In Reply We appreciate the enthusiastic comments of Rossi et al on our study1 concerning prognostic BRAF V600E and TERT promoter mutations in papillary thyroid cancer (PTC). We agree with all their views. In our initial study reporting TERT promoter mutations in thyroid cancer, we observed an interesting coexistence of BRAF V600E and TERT promoter mutations in PTC,2 which has now been widely confirmed.3 We hypothesized that this oncogene duet likely represented a genetic background evolutionally selected with a superior survival advantage, which could translate into poor tumor behaviors.1-5 This was first supported by our finding that BRAF V600E and TERT promoter mutations had a robust synergistic effect on the recurrence and aggressive pathological behaviors of PTC.4 This is now also supported by a strong synergistic effect of the 2 mutations on PTC-related mortality.1 In addition to the reasons suggested by Rossi et al, these results provide an explanation for the inconsistent results on the prognostic value of BRAF mutation in previous studies: because TERT promoter mutation is relatively uncommon in PTC, depending on the prevalence of TERT promoter mutations and hence the prevalence of its duet with BRAF V600E, the apparent association of clinical outcomes with the overall BRAF V600E may vary in different studies. Rossi et al appreciate our 4-genotype model for mortality risk.1 Its essence is that BRAF V600E and TERT promoter mutation each alone is associated with a modest risk while the genetic duet is associated with a sharply increased risk, and virtually no PTC-related death occurs in patients harboring neither mutation.1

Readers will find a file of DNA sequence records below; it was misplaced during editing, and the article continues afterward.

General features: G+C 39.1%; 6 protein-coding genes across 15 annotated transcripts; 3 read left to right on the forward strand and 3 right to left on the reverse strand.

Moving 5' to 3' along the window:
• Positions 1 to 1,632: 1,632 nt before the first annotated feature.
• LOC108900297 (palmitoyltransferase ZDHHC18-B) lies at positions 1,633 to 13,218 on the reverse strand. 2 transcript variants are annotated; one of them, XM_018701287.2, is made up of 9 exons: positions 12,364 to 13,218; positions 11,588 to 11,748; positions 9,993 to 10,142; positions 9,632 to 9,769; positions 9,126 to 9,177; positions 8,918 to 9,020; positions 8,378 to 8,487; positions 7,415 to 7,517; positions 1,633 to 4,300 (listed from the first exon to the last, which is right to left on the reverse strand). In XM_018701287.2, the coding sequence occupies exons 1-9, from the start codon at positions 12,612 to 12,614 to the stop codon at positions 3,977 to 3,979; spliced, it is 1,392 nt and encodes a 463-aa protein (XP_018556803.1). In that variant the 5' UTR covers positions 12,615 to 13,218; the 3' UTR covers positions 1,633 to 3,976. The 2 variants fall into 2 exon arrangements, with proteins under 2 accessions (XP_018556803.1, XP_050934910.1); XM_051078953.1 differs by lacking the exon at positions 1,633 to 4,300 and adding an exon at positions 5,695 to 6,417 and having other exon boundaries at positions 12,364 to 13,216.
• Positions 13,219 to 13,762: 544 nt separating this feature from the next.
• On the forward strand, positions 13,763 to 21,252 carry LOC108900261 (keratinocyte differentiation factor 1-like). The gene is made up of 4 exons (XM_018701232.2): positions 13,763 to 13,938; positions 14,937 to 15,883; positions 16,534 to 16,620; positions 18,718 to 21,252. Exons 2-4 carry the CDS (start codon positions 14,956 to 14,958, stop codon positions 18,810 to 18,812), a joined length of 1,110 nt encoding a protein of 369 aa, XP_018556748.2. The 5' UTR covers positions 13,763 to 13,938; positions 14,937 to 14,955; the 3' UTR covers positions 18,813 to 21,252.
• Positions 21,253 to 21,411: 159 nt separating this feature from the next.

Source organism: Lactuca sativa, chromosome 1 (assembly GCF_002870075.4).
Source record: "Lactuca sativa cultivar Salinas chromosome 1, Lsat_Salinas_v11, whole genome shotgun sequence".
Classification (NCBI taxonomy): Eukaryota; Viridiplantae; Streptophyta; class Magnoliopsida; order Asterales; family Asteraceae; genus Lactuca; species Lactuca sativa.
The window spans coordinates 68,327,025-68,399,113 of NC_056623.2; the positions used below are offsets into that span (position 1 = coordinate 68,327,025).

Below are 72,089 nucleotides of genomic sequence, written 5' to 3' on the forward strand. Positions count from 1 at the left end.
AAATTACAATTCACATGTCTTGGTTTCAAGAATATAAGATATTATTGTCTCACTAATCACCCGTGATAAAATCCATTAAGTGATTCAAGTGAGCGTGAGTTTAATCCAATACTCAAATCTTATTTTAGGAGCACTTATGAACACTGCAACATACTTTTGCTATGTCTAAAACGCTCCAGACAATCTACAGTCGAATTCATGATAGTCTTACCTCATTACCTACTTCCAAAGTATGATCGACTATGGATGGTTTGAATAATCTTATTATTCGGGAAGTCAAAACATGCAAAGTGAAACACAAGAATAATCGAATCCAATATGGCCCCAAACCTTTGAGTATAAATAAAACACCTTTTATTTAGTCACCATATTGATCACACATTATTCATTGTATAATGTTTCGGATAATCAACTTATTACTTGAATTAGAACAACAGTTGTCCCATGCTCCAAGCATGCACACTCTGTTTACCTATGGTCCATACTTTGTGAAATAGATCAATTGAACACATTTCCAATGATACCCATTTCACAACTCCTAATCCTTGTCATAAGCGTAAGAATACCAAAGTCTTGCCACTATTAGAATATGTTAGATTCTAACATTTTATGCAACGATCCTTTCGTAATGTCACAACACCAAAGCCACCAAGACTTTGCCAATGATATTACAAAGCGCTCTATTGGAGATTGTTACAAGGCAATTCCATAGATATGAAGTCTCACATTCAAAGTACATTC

Liu R, Xing M. When Somatic Mutations Are Associated With a Higher Aggressive Behavior—A Story of Announced Evidence—Reply. JAMA Oncol. 2017;3(10):1428–1429. doi:10.1001/jamaoncol.2017.1513
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